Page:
As the unlikely King, Kate Mulvany presents the "deformed, unfinish'd" Duke of Gloucester with a limp, hunch, weak arm and sinister snear, utilising her own physical challenges from childhood cancer to not only physically represent Richard but also understand the prejudices placed on him that resulted in everyone else not seeing him as a threat for the throne. Between his deformity, smaller stature and order of birth, he was not viewed as King material. Whilst the publicity shots show Mulvany in a corset and cornrowed hair, Evans has opted to have Mulvany play the King as written, a male, in dinner suit and masculine undercut. Mulvany draws the audience in to Richard's plan to be the villain of the piece, making them complicit in the treachery that unfolds as she breaks the fourth wall almost continuously, catching the audiences' eye even when lurking on the sidelines of the story. Her facial expressions as Richard's blood lust and thirst for power increases are priceless with a reptilian oiliness but she still manages to elicit a degree of unsettled sympathy for the shunned loner who at the end of it all has no one around him either due to having already ordered their demise or their defection.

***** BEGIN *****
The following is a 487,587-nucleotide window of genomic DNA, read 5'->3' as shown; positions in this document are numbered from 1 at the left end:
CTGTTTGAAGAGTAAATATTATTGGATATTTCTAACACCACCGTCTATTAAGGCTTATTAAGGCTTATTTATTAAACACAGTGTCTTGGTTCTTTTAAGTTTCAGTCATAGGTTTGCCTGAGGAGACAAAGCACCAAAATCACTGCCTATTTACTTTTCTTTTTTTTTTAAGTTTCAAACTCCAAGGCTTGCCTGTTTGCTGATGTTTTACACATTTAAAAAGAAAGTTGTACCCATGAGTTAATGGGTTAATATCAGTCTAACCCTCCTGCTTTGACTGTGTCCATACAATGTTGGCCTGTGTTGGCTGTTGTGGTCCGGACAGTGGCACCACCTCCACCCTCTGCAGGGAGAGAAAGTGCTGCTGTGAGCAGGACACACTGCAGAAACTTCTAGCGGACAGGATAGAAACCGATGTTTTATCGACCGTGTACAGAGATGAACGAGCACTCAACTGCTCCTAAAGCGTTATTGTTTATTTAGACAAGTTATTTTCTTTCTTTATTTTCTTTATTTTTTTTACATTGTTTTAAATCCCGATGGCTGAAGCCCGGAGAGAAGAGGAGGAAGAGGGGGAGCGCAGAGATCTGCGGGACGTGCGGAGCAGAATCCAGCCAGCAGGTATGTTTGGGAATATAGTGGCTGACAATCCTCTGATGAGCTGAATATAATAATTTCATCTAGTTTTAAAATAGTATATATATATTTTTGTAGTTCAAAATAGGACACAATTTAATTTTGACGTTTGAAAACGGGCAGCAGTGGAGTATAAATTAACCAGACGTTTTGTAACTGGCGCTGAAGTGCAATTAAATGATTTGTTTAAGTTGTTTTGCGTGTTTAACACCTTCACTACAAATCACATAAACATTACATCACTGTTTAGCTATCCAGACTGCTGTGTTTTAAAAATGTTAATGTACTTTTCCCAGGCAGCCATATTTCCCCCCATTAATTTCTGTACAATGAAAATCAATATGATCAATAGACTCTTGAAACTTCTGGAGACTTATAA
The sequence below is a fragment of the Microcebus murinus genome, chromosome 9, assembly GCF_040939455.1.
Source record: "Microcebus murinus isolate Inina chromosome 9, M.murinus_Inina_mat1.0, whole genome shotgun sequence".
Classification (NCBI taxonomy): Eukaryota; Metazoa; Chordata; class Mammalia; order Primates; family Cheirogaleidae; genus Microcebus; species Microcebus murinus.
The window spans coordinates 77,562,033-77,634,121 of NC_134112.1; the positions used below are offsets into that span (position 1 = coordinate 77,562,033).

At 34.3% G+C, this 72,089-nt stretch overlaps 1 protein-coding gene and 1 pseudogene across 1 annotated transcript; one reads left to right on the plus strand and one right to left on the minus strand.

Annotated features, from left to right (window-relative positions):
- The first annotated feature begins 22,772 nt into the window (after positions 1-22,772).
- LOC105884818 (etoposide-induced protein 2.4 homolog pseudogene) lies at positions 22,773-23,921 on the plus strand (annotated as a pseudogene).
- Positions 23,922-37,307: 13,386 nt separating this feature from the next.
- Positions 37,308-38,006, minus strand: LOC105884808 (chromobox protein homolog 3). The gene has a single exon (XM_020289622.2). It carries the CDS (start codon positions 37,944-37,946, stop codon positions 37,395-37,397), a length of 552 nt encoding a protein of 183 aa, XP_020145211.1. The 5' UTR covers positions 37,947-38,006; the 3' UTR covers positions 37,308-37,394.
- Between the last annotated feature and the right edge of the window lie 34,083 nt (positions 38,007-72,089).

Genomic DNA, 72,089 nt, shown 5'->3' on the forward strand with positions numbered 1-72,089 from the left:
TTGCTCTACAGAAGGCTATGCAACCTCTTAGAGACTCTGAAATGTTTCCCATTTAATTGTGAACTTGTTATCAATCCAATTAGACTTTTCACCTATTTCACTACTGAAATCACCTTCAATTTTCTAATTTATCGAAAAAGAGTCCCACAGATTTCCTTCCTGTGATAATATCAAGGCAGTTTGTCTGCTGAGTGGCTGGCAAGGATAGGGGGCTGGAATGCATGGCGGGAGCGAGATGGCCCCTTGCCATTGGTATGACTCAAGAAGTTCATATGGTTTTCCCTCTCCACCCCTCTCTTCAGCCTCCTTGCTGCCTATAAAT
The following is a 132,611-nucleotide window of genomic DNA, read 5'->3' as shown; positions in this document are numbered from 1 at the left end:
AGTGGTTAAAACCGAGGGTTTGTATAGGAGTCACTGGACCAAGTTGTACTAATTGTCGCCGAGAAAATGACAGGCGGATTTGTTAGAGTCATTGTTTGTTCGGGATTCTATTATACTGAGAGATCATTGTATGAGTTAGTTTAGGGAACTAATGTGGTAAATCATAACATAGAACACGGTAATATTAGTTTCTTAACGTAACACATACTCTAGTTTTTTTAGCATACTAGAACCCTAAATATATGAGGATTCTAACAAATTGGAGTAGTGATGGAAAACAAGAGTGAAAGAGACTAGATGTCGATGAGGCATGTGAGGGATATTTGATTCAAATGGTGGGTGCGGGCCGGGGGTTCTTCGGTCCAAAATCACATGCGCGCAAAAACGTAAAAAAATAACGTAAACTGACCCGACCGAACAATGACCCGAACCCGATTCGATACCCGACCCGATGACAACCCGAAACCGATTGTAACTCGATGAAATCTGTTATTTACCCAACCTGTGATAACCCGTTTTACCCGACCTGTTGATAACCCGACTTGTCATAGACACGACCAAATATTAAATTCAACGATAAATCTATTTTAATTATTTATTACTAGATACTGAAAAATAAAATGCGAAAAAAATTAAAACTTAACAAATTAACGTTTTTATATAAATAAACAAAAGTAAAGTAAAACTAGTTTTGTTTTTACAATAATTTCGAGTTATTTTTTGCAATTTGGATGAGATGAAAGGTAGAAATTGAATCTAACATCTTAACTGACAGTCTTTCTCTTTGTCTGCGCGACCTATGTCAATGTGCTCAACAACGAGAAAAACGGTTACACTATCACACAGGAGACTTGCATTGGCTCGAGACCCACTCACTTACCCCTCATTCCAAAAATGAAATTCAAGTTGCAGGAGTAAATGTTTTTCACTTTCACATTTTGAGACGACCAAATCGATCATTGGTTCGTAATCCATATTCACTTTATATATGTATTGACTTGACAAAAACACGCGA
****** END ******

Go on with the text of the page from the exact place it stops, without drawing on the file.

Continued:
As Queen Margaret, Sandy Gore gives the monarch a calm gravitas of one confident enough to lay down warnings, curses and impart wisdom, defiantly returning to the Court after being banished following the loss of the Lancastrian men, King Henry VI and her son, Edward Prince of Wales. When not involved in the story, Evans keeps Gore, as with other players, onstage, but removed, either totally ignoring the events, or subtly watching on. Similarly, Sarah Woods' Duchess of York sits on the sidelines for most of the story, but coveys a grief and anger as she too curses Richard 3, her only surviving son, following the Princes' deaths but the intensity and emotion could run deeper.